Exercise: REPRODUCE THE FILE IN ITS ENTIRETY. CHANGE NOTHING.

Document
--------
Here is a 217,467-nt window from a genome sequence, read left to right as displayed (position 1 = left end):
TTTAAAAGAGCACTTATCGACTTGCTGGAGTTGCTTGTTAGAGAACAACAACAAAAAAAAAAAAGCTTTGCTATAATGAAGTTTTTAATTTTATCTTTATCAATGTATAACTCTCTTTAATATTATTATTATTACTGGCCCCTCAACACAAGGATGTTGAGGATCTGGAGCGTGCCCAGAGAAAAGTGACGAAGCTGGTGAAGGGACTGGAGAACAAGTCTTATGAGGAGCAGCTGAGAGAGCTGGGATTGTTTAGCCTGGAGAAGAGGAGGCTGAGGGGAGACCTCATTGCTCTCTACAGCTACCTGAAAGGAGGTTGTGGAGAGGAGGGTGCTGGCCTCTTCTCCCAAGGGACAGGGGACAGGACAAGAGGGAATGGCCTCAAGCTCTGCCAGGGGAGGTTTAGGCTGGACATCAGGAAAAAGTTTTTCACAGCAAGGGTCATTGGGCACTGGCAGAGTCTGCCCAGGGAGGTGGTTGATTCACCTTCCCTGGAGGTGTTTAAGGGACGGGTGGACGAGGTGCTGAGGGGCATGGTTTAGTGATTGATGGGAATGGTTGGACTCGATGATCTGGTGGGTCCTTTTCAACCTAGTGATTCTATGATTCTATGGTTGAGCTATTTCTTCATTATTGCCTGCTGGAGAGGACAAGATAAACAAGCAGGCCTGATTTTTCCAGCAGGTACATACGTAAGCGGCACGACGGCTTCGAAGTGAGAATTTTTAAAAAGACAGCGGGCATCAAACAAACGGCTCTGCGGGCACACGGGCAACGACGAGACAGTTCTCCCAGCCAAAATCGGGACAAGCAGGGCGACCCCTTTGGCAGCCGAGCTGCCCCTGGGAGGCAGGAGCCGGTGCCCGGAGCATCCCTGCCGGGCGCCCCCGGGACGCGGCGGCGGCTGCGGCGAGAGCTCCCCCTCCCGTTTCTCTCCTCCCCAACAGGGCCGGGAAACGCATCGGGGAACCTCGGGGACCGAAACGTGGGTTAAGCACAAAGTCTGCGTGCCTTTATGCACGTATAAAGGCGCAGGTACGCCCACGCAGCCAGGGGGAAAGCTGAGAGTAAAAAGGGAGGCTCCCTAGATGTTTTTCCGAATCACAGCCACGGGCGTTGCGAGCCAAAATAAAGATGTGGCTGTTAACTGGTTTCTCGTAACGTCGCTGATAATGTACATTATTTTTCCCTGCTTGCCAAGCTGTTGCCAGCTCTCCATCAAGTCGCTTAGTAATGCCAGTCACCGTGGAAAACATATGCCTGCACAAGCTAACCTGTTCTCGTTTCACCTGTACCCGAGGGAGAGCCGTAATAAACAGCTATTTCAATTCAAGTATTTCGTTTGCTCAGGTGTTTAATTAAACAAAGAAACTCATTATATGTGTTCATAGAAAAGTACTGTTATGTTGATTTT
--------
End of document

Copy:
Here is a 217,467-nt window from a genome sequence, read left to right as displayed (position 1 = left end):
TTTAAAAGAGCACTTATCGACTTGCTGGAGTTGCTTGTTAGAGAACAACAACAAAAAAAAAAAAGCTTTGCTATAATGAAGTTTTTAATTTTATCTTTATCAATGTATAACTCTCTTTAATATTATTATTATTACTGGCCCCTCAACACAAGGATGTTGAGGATCTGGAGCGTGCCCAGAGAAAAGTGACGAAGCTGGTGAAGGGACTGGAGAACAAGTCTTATGAGGAGCAGCTGAGAGAGCTGGGATTGTTTAGCCTGGAGAAGAGGAGGCTGAGGGGAGACCTCATTGCTCTCTACAGCTACCTGAAAGGAGGTTGTGGAGAGGAGGGTGCTGGCCTCTTCTCCCAAGGGACAGGGGACAGGACAAGAGGGAATGGCCTCAAGCTCTGCCAGGGGAGGTTTAGGCTGGACATCAGGAAAAAGTTTTTCACAGCAAGGGTCATTGGGCACTGGCAGAGTCTGCCCAGGGAGGTGGTTGATTCACCTTCCCTGGAGGTGTTTAAGGGACGGGTGGACGAGGTGCTGAGGGGCATGGTTTAGTGATTGATGGGAATGGTTGGACTCGATGATCTGGTGGGTCCTTTTCAACCTAGTGATTCTATGATTCTATGGTTGAGCTATTTCTTCATTATTGCCTGCTGGAGAGGACAAGATAAACAAGCAGGCCTGATTTTTCCAGCAGGTACATACGTAAGCGGCACGACGGCTTCGAAGTGAGAATTTTTAAAAAGACAGCGGGCATCAAACAAACGGCTCTGCGGGCACACGGGCAACGACGAGACAGTTCTCCCAGCCAAAATCGGGACAAGCAGGGCGACCCCTTTGGCAGCCGAGCTGCCCCTGGGAGGCAGGAGCCGGTGCCCGGAGCATCCCTGCCGGGCGCCCCCGGGACGCGGCGGCGGCTGCGGCGAGAGCTCCCCCTCCCGTTTCTCTCCTCCCCAACAGGGCCGGGAAACGCATCGGGGAACCTCGGGGACCGAAACGTGGGTTAAGCACAAAGTCTGCGTGCCTTTATGCACGTATAAAGGCGCAGGTACGCCCACGCAGCCAGGGGGAAAGCTGAGAGTAAAAAGGGAGGCTCCCTAGATGTTTTTCCGAATCACAGCCACGGGCGTTGCGAGCCAAAATAAAGATGTGGCTGTTAACTGGTTTCTCGTAACGTCGCTGATAATGTACATTATTTTTCCCTGCTTGCCAAGCTGTTGCCAGCTCTCCATCAAGTCGCTTAGTAATGCCAGTCACCGTGGAAAACATATGCCTGCACAAGCTAACCTGTTCTCGTTTCACCTGTACCCGAGGGAGAGCCGTAATAAACAGCTATTTCAATTCAAGTATTTCGTTTGCTCAGGTGTTTAATTAAACAAAGAAACTCATTATATGTGTTCATAGAAAAGTACTGTTATGTTGATTTT